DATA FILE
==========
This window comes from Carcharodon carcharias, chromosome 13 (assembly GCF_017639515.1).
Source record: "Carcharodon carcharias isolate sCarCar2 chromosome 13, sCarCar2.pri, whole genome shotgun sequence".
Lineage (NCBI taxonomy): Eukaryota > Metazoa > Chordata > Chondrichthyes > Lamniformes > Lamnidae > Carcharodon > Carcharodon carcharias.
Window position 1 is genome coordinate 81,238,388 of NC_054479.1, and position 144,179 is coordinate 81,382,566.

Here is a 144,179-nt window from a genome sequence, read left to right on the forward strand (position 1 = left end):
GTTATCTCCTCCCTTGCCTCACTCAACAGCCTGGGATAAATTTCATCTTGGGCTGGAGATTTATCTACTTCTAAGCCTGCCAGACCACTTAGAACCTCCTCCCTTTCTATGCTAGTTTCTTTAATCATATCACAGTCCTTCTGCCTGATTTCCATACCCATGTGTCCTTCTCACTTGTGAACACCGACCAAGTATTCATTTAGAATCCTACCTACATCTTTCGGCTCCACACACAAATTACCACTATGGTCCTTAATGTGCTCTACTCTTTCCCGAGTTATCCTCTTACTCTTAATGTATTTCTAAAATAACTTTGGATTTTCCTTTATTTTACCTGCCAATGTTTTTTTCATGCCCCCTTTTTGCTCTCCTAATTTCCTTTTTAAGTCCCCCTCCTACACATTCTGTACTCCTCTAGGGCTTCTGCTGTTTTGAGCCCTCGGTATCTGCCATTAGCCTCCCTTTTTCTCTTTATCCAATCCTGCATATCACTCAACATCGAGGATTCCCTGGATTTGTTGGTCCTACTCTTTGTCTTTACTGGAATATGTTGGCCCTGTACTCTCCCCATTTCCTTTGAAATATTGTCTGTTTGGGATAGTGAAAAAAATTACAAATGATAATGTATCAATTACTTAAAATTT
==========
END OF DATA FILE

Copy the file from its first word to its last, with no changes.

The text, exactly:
This window comes from Carcharodon carcharias, chromosome 13 (assembly GCF_017639515.1).
Source record: "Carcharodon carcharias isolate sCarCar2 chromosome 13, sCarCar2.pri, whole genome shotgun sequence".
Lineage (NCBI taxonomy): Eukaryota > Metazoa > Chordata > Chondrichthyes > Lamniformes > Lamnidae > Carcharodon > Carcharodon carcharias.
Window position 1 is genome coordinate 81,238,388 of NC_054479.1, and position 144,179 is coordinate 81,382,566.

Here is a 144,179-nt window from a genome sequence, read left to right on the forward strand (position 1 = left end):
GTTATCTCCTCCCTTGCCTCACTCAACAGCCTGGGATAAATTTCATCTTGGGCTGGAGATTTATCTACTTCTAAGCCTGCCAGACCACTTAGAACCTCCTCCCTTTCTATGCTAGTTTCTTTAATCATATCACAGTCCTTCTGCCTGATTTCCATACCCATGTGTCCTTCTCACTTGTGAACACCGACCAAGTATTCATTTAGAATCCTACCTACATCTTTCGGCTCCACACACAAATTACCACTATGGTCCTTAATGTGCTCTACTCTTTCCCGAGTTATCCTCTTACTCTTAATGTATTTCTAAAATAACTTTGGATTTTCCTTTATTTTACCTGCCAATGTTTTTTTCATGCCCCCTTTTTGCTCTCCTAATTTCCTTTTTAAGTCCCCCTCCTACACATTCTGTACTCCTCTAGGGCTTCTGCTGTTTTGAGCCCTCGGTATCTGCCATTAGCCTCCCTTTTTCTCTTTATCCAATCCTGCATATCACTCAACATCGAGGATTCCCTGGATTTGTTGGTCCTACTCTTTGTCTTTACTGGAATATGTTGGCCCTGTACTCTCCCCATTTCCTTTGAAATATTGTCTGTTTGGGATAGTGAAAAAAATTACAAATGATAATGTATCAATTACTTAAAATTT